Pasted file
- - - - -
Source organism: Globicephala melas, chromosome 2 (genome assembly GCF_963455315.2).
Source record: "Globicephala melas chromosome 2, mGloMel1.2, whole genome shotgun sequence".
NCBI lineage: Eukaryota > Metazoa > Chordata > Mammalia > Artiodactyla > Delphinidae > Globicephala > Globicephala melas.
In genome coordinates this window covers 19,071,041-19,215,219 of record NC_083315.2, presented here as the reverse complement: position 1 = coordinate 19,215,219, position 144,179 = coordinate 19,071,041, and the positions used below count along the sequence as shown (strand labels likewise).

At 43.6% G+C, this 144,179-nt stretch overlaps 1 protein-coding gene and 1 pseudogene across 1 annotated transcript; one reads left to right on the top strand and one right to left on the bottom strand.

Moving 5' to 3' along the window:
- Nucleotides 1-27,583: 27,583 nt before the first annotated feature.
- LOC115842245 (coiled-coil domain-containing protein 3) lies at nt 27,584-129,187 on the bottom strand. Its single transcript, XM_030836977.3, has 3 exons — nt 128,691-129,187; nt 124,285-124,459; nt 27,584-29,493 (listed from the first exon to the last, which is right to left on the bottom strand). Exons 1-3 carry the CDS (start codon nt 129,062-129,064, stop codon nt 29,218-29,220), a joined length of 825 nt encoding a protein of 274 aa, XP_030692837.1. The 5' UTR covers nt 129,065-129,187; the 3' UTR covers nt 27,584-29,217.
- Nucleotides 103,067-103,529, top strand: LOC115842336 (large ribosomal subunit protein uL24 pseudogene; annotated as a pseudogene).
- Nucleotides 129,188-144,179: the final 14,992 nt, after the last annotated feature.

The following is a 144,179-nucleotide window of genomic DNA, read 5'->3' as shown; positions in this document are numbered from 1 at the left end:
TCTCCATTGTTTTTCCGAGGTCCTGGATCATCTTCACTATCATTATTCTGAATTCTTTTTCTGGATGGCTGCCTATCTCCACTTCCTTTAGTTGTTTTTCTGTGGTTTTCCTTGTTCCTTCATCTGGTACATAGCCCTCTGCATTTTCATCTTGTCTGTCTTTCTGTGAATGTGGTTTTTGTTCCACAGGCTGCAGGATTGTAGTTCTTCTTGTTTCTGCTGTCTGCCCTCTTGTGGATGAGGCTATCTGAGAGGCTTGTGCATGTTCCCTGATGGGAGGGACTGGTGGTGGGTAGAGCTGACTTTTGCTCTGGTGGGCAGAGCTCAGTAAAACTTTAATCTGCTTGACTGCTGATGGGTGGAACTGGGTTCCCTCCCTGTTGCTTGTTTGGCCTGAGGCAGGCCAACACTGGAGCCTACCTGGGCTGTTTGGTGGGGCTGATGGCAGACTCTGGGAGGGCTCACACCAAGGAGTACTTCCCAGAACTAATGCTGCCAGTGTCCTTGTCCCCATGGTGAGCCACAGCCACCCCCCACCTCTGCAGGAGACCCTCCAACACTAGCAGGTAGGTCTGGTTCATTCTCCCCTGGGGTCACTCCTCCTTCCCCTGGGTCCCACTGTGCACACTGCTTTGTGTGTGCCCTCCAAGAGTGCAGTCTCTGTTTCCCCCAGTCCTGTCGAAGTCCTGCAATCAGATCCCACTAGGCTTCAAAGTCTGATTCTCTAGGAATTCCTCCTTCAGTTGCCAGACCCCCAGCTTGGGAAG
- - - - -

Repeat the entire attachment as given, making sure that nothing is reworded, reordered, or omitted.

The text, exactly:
Source organism: Globicephala melas, chromosome 2 (genome assembly GCF_963455315.2).
Source record: "Globicephala melas chromosome 2, mGloMel1.2, whole genome shotgun sequence".
NCBI lineage: Eukaryota > Metazoa > Chordata > Mammalia > Artiodactyla > Delphinidae > Globicephala > Globicephala melas.
In genome coordinates this window covers 19,071,041-19,215,219 of record NC_083315.2, presented here as the reverse complement: position 1 = coordinate 19,215,219, position 144,179 = coordinate 19,071,041, and the positions used below count along the sequence as shown (strand labels likewise).

At 43.6% G+C, this 144,179-nt stretch overlaps 1 protein-coding gene and 1 pseudogene across 1 annotated transcript; one reads left to right on the top strand and one right to left on the bottom strand.

Moving 5' to 3' along the window:
- Nucleotides 1-27,583: 27,583 nt before the first annotated feature.
- LOC115842245 (coiled-coil domain-containing protein 3) lies at nt 27,584-129,187 on the bottom strand. Its single transcript, XM_030836977.3, has 3 exons — nt 128,691-129,187; nt 124,285-124,459; nt 27,584-29,493 (listed from the first exon to the last, which is right to left on the bottom strand). Exons 1-3 carry the CDS (start codon nt 129,062-129,064, stop codon nt 29,218-29,220), a joined length of 825 nt encoding a protein of 274 aa, XP_030692837.1. The 5' UTR covers nt 129,065-129,187; the 3' UTR covers nt 27,584-29,217.
- Nucleotides 103,067-103,529, top strand: LOC115842336 (large ribosomal subunit protein uL24 pseudogene; annotated as a pseudogene).
- Nucleotides 129,188-144,179: the final 14,992 nt, after the last annotated feature.

The following is a 144,179-nucleotide window of genomic DNA, read 5'->3' as shown; positions in this document are numbered from 1 at the left end:
TCTCCATTGTTTTTCCGAGGTCCTGGATCATCTTCACTATCATTATTCTGAATTCTTTTTCTGGATGGCTGCCTATCTCCACTTCCTTTAGTTGTTTTTCTGTGGTTTTCCTTGTTCCTTCATCTGGTACATAGCCCTCTGCATTTTCATCTTGTCTGTCTTTCTGTGAATGTGGTTTTTGTTCCACAGGCTGCAGGATTGTAGTTCTTCTTGTTTCTGCTGTCTGCCCTCTTGTGGATGAGGCTATCTGAGAGGCTTGTGCATGTTCCCTGATGGGAGGGACTGGTGGTGGGTAGAGCTGACTTTTGCTCTGGTGGGCAGAGCTCAGTAAAACTTTAATCTGCTTGACTGCTGATGGGTGGAACTGGGTTCCCTCCCTGTTGCTTGTTTGGCCTGAGGCAGGCCAACACTGGAGCCTACCTGGGCTGTTTGGTGGGGCTGATGGCAGACTCTGGGAGGGCTCACACCAAGGAGTACTTCCCAGAACTAATGCTGCCAGTGTCCTTGTCCCCATGGTGAGCCACAGCCACCCCCCACCTCTGCAGGAGACCCTCCAACACTAGCAGGTAGGTCTGGTTCATTCTCCCCTGGGGTCACTCCTCCTTCCCCTGGGTCCCACTGTGCACACTGCTTTGTGTGTGCCCTCCAAGAGTGCAGTCTCTGTTTCCCCCAGTCCTGTCGAAGTCCTGCAATCAGATCCCACTAGGCTTCAAAGTCTGATTCTCTAGGAATTCCTCCTTCAGTTGCCAGACCCCCAGCTTGGGAAG